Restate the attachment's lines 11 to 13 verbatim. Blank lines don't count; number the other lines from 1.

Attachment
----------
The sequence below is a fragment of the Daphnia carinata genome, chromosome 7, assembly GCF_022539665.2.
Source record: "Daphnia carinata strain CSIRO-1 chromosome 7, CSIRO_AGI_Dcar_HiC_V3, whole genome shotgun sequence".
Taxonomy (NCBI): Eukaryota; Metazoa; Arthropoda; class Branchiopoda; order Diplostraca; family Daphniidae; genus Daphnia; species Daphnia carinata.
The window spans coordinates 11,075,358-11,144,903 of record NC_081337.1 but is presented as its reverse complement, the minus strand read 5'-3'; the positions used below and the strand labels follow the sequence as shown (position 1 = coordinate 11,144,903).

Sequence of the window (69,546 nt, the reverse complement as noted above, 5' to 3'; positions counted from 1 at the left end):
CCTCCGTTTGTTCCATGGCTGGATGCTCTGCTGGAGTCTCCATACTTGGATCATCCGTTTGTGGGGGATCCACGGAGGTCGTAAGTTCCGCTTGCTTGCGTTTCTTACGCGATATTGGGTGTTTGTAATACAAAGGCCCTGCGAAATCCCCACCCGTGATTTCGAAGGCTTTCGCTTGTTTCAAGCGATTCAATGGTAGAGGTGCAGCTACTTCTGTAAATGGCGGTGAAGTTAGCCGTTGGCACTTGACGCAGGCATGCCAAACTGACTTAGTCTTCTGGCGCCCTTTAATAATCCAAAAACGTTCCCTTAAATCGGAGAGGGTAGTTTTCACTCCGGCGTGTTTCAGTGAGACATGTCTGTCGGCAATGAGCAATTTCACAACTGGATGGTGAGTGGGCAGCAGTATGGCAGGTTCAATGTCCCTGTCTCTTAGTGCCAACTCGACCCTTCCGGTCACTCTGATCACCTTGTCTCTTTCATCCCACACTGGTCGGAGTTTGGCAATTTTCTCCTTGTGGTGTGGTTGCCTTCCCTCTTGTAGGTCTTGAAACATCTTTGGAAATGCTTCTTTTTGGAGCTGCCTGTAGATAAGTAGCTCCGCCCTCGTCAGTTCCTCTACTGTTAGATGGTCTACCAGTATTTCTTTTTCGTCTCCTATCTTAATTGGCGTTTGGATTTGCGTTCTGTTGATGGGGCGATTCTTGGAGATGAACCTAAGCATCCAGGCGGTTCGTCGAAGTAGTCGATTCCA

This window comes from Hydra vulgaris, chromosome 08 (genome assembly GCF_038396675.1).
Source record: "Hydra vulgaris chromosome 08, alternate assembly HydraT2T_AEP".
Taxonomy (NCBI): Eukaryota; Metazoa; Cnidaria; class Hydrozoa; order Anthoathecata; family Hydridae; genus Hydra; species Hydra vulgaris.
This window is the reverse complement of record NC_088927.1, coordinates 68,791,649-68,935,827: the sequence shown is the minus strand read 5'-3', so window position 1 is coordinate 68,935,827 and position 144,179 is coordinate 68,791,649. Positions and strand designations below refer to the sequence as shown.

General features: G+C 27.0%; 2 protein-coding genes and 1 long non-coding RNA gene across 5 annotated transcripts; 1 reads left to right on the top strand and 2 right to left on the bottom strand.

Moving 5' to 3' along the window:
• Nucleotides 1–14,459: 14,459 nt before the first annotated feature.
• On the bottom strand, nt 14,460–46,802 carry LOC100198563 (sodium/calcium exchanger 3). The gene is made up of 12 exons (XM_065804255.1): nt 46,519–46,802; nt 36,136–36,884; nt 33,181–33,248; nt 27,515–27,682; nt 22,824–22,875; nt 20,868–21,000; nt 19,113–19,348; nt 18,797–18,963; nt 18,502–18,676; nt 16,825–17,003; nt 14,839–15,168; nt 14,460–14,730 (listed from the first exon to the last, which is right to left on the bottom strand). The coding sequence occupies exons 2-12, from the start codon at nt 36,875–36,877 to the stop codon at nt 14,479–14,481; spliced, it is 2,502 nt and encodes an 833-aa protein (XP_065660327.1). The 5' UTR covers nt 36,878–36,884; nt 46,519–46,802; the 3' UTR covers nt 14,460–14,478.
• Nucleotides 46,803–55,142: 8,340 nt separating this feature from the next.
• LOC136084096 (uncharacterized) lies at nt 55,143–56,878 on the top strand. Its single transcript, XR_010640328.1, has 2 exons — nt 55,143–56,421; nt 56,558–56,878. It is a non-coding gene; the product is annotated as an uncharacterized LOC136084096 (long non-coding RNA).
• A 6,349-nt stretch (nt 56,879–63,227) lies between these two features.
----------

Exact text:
General features: G+C 27.0%; 2 protein-coding genes and 1 long non-coding RNA gene across 5 annotated transcripts; 1 reads left to right on the top strand and 2 right to left on the bottom strand.

Moving 5' to 3' along the window:
• Nucleotides 1–14,459: 14,459 nt before the first annotated feature.